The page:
Explosion Hazards of Gas and Vapor Mixtures | AIChE

Explosion Hazards of Gas and Vapor Mixtures


Ibarreta, A. F. - Presenter, Exponent, Inc.

Premixed flame laminar and turbulent burning velocities are two parameters that are sometimes needed to evaluate explosion hazards.  There is ample information in the literature regarding the burning velocities of most common ignitable gases and vapors in air.  These values have been obtained through a range of experimental techniques over the years.  Little information, however, is available regarding the combustion characteristics of gas mixtures.

Flammable gas mixtures occur in many chemical processes.  Current guidance regarding hazard analysis of combustible gas blends involves using the characteristics of the most hazardous of the fuels in the blend to determine explosion hazards.  This approach, however, may be overly conservative in cases where the most hazardous fuel species represents a small percentage of the blend.  There is a need to calculate the explosion hazard characteristics of a blend of fuels.  This requires the use of a global parameter of the mixture, which can be used to quantify its explosion hazard.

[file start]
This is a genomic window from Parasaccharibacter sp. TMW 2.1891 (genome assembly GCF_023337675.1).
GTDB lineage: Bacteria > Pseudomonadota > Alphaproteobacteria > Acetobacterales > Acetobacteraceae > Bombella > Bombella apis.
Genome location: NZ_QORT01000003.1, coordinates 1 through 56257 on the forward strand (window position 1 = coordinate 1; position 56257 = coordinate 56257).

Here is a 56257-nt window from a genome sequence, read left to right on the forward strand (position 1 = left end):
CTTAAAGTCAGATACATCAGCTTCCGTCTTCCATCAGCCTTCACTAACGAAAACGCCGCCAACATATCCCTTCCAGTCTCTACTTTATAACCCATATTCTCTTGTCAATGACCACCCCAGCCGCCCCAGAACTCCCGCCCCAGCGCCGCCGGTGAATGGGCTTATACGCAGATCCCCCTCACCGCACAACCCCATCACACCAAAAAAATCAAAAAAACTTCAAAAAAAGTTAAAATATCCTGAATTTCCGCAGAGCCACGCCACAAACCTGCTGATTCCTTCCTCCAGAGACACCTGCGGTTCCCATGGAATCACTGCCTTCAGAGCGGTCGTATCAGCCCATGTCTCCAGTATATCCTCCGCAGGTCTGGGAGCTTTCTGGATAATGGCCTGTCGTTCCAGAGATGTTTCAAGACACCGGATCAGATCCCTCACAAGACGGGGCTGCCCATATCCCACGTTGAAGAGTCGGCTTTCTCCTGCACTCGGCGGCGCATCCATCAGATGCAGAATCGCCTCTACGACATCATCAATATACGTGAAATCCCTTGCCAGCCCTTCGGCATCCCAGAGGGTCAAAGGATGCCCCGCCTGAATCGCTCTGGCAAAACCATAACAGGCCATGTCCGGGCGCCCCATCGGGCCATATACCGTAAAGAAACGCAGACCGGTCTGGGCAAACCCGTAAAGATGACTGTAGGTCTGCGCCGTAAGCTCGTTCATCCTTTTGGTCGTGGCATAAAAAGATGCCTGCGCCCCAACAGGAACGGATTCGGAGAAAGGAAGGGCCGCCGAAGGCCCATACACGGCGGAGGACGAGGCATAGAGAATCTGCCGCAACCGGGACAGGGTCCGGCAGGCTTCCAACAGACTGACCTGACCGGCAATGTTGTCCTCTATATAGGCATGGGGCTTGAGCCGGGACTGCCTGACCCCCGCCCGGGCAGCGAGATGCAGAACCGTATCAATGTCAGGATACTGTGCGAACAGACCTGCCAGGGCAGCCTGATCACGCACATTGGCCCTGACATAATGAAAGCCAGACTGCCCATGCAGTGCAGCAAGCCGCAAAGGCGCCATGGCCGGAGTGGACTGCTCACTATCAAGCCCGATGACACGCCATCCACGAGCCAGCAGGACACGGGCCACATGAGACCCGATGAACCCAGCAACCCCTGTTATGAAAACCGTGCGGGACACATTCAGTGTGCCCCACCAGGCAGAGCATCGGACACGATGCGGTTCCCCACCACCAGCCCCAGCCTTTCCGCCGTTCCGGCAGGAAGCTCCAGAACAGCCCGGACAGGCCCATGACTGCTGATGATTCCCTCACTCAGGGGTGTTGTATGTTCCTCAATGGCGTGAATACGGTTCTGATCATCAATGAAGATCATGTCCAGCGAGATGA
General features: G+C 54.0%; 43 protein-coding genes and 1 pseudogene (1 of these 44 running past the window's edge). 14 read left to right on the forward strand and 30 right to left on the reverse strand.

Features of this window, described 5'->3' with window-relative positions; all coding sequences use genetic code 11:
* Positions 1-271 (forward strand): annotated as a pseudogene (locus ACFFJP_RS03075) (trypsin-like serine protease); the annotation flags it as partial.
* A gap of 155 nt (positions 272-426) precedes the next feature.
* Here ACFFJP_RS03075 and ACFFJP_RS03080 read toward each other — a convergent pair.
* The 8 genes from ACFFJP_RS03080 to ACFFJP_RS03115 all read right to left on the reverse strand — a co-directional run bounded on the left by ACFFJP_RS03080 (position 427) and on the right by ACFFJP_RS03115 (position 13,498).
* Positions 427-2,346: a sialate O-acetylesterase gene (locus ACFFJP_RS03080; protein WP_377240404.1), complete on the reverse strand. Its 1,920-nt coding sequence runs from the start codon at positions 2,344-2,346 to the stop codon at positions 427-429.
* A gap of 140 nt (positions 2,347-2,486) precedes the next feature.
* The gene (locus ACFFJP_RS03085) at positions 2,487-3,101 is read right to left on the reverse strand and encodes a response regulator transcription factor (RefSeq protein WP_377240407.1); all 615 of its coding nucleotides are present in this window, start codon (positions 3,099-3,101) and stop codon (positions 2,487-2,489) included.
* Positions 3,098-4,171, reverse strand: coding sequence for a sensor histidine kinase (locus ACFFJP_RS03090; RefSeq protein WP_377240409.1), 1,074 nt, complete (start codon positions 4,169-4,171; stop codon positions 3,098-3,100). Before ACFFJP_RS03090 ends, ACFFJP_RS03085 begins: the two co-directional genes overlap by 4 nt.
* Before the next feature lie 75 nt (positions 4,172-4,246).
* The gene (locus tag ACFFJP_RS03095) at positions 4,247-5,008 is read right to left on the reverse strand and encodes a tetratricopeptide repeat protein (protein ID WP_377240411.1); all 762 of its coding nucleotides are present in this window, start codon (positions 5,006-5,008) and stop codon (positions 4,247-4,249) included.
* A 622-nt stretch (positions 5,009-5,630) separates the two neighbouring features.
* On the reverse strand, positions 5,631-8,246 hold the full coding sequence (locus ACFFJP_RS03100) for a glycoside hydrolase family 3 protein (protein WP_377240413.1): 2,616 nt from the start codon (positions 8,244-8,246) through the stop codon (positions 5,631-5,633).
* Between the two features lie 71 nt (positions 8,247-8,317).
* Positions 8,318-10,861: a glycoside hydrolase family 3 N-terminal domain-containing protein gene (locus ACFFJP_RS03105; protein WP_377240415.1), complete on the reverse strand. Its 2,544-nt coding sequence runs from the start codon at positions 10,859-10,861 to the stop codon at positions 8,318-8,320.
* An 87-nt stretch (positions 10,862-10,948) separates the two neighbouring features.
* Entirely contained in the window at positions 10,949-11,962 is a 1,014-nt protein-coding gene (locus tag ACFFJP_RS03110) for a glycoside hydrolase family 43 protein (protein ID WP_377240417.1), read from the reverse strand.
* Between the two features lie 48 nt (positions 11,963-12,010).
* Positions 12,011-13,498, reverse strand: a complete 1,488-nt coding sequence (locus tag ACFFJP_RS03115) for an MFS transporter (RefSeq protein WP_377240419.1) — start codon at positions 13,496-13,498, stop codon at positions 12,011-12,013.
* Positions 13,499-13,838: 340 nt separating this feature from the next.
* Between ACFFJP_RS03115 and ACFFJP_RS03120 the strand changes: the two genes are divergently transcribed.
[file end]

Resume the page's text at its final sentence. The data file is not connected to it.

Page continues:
This study explores the role of the premixed laminar burning velocity as a global parameter to measure the explosion hazard of a mixture in a vented enclosure or vessel.  The relationship between laminar burning velocity and maximum vented explosion overpressure (based on correlations developed in the NFPA 68 Standard on Explosion Protection by Deflagration Venting technical committee) is described.  The laminar burning velocity is shown to be a critical factor in determining the severity of a potential vented explosion. 

Several correlations for the laminar burning velocities of fuel mixtures will be explored and compared with available experimental data.  A relatively simple Le Chatelier-type mixing rule is shown to provide a good estimate of the burning velocity values for a range of fuel mixtures.  This calculation can, in turn, be used to compare the vented and unconfined explosion hazard of a fuel blend to known fuels.